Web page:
At the time of writing (December 2015), they have four gins (as well as quite a diverse portfolio of other spirits). Talking of his reasoning behind picking flavours Nicolas looks at botanicals like building materials. You can love iron, but if you make a house solely out of it – you have a bunker. You need to combine other materials to transform it a modern home. The same goes with juniper. It’s essential but it needs other botanicals to transform it into a complex modern spirit.
He also approaches it with more of a perfumer’s attitude towards creating an experience, a journey, as opposed to an exact recipe. In this light, the overall lineup of botanicals are not hidden, but nor are they disclosed or banded around in the same way they are for other distillers. This is more art than science, sentiment over exacting measurements and experimental trail blazing than faithful recreation each time.
A quick note to you super geeks who email us for technical details; all their gins are distilled using a grape based neutral spirit and are done using a one shot method, cut using demineralised water.
The distillery’s first gin was aptly named Batch 1. With huge bergamot and softer citrus upfront, the gin’s citrus forward nature makes it a zesty and lively gin. Booming juniper, complimented by jasmine and oolong tea. The bergamot returns alongside coriander seed providing a long finish. Even though it’s 43% ABV the huge essential oil content smoothes the alcohol and is what defines this gin, it also gives it a luscious mouthfeel.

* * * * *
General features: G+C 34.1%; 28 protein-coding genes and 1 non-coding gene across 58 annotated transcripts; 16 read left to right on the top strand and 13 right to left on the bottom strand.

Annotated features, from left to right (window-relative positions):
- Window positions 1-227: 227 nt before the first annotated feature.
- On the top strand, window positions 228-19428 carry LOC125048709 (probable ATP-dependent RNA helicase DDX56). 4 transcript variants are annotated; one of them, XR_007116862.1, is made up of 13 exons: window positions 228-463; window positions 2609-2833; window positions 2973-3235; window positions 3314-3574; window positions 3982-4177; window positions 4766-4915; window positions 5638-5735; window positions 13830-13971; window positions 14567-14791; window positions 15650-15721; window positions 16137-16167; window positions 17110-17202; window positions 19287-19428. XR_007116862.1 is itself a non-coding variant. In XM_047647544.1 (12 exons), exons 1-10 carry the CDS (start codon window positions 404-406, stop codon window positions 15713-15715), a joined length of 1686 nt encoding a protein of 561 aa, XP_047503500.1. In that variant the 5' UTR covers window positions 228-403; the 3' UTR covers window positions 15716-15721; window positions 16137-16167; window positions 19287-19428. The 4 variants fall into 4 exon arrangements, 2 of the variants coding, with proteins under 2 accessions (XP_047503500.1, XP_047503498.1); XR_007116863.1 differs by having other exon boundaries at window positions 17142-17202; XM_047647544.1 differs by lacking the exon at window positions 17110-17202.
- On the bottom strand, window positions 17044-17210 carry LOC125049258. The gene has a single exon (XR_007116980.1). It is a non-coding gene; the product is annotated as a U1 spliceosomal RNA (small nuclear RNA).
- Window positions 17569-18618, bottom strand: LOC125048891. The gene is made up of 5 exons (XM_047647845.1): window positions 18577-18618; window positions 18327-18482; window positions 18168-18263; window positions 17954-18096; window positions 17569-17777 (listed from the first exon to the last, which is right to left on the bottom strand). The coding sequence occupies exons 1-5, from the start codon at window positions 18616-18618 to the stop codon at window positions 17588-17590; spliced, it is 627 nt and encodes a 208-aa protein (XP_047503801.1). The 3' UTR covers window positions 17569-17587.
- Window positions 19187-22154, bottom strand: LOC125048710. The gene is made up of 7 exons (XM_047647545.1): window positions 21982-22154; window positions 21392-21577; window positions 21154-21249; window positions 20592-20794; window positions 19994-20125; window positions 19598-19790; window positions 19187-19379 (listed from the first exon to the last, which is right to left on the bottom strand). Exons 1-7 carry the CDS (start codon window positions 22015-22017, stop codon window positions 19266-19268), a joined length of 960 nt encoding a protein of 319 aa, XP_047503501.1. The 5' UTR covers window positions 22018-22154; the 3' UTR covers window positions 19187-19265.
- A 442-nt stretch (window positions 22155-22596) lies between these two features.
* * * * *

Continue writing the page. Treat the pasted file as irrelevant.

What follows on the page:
Distillerie de Paris’ second offering is a gin distilled using quinine in the botanical line up. With familiar tones to Batch 1, the big difference is the bitter, drying edge from the quinine. Waxy lime peels zing on the palate, shackled by the dry quinine and complimented by the gin’s core of juniper, coriander and angelica. Bergamot is clear once again but there’s something distinctly exotic and spiced to finish.
Distillerie de Paris’ Gin Tonik (43% ABV) is a complex characterful gin that takes you on a journey. Its rich base tones linger long after the glass has disappeared too. It is worth noting that this gin was one of the first to achieve this hybrid G&T in a spirit itself. Once mixed in the classic concoction it positively shines and is one to seek out for those who like a dry G&T. With a lack of quality tonic brands widely available in the French market, the gin is also ideally placed to make the most of the market as it mixes beautifully with soda water.